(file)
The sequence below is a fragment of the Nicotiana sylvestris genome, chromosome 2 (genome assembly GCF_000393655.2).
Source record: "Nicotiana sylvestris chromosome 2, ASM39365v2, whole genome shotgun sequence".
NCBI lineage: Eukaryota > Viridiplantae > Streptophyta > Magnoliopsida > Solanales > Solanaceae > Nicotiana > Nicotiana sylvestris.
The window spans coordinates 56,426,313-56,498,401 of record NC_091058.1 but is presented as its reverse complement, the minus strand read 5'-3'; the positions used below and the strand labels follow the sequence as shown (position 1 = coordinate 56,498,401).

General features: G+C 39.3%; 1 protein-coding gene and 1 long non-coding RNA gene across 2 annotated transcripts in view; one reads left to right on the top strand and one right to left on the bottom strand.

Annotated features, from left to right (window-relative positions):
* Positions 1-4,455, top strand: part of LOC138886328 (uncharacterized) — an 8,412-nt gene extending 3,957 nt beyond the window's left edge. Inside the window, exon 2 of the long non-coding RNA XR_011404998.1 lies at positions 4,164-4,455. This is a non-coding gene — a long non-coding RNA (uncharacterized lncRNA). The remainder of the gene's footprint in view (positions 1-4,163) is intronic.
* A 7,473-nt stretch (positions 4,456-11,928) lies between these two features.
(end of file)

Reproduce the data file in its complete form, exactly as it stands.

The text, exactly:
The sequence below is a fragment of the Nicotiana sylvestris genome, chromosome 2 (genome assembly GCF_000393655.2).
Source record: "Nicotiana sylvestris chromosome 2, ASM39365v2, whole genome shotgun sequence".
NCBI lineage: Eukaryota > Viridiplantae > Streptophyta > Magnoliopsida > Solanales > Solanaceae > Nicotiana > Nicotiana sylvestris.
The window spans coordinates 56,426,313-56,498,401 of record NC_091058.1 but is presented as its reverse complement, the minus strand read 5'-3'; the positions used below and the strand labels follow the sequence as shown (position 1 = coordinate 56,498,401).

General features: G+C 39.3%; 1 protein-coding gene and 1 long non-coding RNA gene across 2 annotated transcripts in view; one reads left to right on the top strand and one right to left on the bottom strand.

Annotated features, from left to right (window-relative positions):
* Positions 1-4,455, top strand: part of LOC138886328 (uncharacterized) — an 8,412-nt gene extending 3,957 nt beyond the window's left edge. Inside the window, exon 2 of the long non-coding RNA XR_011404998.1 lies at positions 4,164-4,455. This is a non-coding gene — a long non-coding RNA (uncharacterized lncRNA). The remainder of the gene's footprint in view (positions 1-4,163) is intronic.
* A 7,473-nt stretch (positions 4,456-11,928) lies between these two features.